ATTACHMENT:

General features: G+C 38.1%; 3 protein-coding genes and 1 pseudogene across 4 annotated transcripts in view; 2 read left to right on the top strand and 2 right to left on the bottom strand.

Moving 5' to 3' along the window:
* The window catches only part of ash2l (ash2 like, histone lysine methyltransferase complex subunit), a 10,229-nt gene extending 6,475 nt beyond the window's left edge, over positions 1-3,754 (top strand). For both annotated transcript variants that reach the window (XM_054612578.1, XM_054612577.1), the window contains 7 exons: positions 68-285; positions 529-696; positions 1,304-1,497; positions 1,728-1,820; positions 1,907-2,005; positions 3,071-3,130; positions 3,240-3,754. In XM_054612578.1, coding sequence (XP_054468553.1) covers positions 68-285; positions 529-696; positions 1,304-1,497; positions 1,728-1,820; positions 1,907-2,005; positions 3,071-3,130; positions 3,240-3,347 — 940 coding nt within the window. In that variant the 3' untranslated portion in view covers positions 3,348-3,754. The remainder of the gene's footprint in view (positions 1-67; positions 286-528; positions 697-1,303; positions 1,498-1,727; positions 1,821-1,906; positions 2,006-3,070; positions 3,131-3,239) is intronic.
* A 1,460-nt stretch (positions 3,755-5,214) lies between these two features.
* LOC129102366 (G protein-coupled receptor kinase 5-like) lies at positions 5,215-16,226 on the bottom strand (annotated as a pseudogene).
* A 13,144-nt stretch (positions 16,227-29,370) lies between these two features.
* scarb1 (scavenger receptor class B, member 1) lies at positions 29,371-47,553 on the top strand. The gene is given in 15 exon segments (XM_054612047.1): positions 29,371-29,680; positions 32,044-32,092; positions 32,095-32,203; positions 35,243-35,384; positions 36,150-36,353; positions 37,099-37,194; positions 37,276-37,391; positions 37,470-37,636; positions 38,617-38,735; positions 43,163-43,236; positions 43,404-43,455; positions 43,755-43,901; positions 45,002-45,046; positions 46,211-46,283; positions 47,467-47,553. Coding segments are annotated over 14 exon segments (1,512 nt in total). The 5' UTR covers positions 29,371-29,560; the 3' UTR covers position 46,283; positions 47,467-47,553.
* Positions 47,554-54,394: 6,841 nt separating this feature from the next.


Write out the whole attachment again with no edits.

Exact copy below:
General features: G+C 38.1%; 3 protein-coding genes and 1 pseudogene across 4 annotated transcripts in view; 2 read left to right on the top strand and 2 right to left on the bottom strand.

Moving 5' to 3' along the window:
* The window catches only part of ash2l (ash2 like, histone lysine methyltransferase complex subunit), a 10,229-nt gene extending 6,475 nt beyond the window's left edge, over positions 1-3,754 (top strand). For both annotated transcript variants that reach the window (XM_054612578.1, XM_054612577.1), the window contains 7 exons: positions 68-285; positions 529-696; positions 1,304-1,497; positions 1,728-1,820; positions 1,907-2,005; positions 3,071-3,130; positions 3,240-3,754. In XM_054612578.1, coding sequence (XP_054468553.1) covers positions 68-285; positions 529-696; positions 1,304-1,497; positions 1,728-1,820; positions 1,907-2,005; positions 3,071-3,130; positions 3,240-3,347 — 940 coding nt within the window. In that variant the 3' untranslated portion in view covers positions 3,348-3,754. The remainder of the gene's footprint in view (positions 1-67; positions 286-528; positions 697-1,303; positions 1,498-1,727; positions 1,821-1,906; positions 2,006-3,070; positions 3,131-3,239) is intronic.
* A 1,460-nt stretch (positions 3,755-5,214) lies between these two features.
* LOC129102366 (G protein-coupled receptor kinase 5-like) lies at positions 5,215-16,226 on the bottom strand (annotated as a pseudogene).
* A 13,144-nt stretch (positions 16,227-29,370) lies between these two features.
* scarb1 (scavenger receptor class B, member 1) lies at positions 29,371-47,553 on the top strand. The gene is given in 15 exon segments (XM_054612047.1): positions 29,371-29,680; positions 32,044-32,092; positions 32,095-32,203; positions 35,243-35,384; positions 36,150-36,353; positions 37,099-37,194; positions 37,276-37,391; positions 37,470-37,636; positions 38,617-38,735; positions 43,163-43,236; positions 43,404-43,455; positions 43,755-43,901; positions 45,002-45,046; positions 46,211-46,283; positions 47,467-47,553. Coding segments are annotated over 14 exon segments (1,512 nt in total). The 5' UTR covers positions 29,371-29,560; the 3' UTR covers position 46,283; positions 47,467-47,553.
* Positions 47,554-54,394: 6,841 nt separating this feature from the next.